2. Create an Awesome Job Listing

Nikki Laffel, Head of people and culture of social-product development company Quirky, informed Inc.com that this is how her business attracts and finds team members:

"We write in all of our job descriptions to write a custom cover letter and address it to me or the hiring manager. If people don't have enough attention to read through the job description, they've already self-selected themselves not to be part of our organization. Our culture kind of shines through in our descriptions. Many people who read that might not be attracted to work here from the start. We like to do a social interview: dinner, lunch, breakfast or a drink. It's an open room [in the office]. Their first interaction with us is important to note. If someone is massively emailing their resume out without learning about us, that person who did not take the extra effort may not be the right candidate for this organization. There's no requirement in terms of education but we usually write on there: college degree or really freaking cool dropout story."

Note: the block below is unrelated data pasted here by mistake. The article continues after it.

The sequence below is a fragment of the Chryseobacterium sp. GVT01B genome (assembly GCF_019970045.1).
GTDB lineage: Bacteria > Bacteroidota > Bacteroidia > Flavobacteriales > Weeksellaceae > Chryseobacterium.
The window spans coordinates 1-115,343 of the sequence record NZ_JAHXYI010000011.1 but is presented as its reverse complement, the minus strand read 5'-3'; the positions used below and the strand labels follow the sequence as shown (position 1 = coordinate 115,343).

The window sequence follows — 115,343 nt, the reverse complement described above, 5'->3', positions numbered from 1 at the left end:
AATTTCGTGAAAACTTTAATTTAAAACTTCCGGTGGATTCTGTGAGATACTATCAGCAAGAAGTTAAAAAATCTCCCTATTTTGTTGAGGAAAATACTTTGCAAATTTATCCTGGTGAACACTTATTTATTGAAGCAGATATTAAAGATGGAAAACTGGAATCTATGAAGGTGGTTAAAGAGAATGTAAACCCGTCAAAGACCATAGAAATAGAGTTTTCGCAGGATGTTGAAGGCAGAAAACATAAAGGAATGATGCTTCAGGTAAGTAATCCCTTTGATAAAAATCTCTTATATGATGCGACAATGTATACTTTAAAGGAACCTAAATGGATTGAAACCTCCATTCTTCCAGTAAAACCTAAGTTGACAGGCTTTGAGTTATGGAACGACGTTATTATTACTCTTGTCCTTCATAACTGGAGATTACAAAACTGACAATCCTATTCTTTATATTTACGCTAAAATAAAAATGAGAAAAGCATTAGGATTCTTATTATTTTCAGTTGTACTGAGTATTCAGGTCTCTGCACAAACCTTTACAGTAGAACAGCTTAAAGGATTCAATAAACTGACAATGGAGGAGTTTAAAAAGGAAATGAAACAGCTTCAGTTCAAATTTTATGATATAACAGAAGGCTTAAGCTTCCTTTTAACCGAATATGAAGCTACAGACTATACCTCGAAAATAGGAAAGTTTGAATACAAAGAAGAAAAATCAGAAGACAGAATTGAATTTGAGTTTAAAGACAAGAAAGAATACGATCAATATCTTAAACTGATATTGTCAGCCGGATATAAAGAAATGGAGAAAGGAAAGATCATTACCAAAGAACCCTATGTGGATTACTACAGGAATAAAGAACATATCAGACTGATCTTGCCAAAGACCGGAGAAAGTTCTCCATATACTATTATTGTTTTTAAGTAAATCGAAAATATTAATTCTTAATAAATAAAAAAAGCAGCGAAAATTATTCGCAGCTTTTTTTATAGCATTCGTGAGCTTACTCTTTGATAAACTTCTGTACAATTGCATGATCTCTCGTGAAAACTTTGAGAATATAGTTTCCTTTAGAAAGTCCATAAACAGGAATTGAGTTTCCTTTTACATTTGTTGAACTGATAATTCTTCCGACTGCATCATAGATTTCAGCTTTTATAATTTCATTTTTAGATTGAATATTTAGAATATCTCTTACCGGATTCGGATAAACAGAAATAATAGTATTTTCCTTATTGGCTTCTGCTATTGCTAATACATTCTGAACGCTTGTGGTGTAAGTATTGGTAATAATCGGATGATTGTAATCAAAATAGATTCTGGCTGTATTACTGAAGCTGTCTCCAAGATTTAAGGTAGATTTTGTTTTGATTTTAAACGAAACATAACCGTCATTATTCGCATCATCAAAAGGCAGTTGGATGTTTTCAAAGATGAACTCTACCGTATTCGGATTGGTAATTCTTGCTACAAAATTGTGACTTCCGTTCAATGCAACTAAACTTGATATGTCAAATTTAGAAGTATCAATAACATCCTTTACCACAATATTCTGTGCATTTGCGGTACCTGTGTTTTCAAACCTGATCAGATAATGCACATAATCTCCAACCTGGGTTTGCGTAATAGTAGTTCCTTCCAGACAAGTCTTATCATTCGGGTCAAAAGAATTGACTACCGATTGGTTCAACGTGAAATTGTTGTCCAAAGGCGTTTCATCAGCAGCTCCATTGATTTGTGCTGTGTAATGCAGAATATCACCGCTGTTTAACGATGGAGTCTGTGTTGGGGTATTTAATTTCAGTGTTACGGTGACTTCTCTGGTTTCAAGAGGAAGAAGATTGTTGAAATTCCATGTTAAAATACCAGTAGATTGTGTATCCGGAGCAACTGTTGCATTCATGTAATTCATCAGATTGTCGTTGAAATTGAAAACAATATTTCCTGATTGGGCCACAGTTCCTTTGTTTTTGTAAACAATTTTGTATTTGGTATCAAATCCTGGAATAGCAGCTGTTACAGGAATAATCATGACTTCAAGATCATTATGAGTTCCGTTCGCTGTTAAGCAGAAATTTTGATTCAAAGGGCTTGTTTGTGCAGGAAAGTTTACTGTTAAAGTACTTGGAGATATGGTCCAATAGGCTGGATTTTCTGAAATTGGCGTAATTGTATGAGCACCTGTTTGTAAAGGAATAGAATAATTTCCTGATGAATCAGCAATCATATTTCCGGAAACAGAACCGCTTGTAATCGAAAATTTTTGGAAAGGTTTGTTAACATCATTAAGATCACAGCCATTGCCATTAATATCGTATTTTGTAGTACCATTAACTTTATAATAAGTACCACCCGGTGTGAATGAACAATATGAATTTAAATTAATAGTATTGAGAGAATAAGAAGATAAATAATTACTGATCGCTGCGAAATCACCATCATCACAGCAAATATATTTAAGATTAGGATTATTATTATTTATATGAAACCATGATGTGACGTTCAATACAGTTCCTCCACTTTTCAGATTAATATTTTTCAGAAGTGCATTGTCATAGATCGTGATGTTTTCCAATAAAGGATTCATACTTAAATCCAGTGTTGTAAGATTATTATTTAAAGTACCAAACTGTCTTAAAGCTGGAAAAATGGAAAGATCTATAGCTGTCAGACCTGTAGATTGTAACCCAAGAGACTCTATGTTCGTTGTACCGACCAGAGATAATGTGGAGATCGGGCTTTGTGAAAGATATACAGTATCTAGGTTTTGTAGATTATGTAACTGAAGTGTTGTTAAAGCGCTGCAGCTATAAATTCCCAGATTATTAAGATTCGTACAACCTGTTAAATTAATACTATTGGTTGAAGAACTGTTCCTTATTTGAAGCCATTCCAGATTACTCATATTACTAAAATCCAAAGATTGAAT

By clearly describing what the job entails, you can narrow down the right applicants, as well as layout a recruiting strategy and future meetings with applicants.

3. Recruit and Interview as Much as Possible, But Only Hire the People You Need

Some of the most successful companies have made it a habit to constantly be on the lookout for talent. Why? Because they never know when they’ll come across that missing piece of the puzzle - whether or not they are currently hiring.

However, once you get to that stage, make sure that you don’t hire the first candidate that you interview - no matter how talented or how much you like them. There could be someone better, or someone worse, but you won’t know until you complete to the interview process.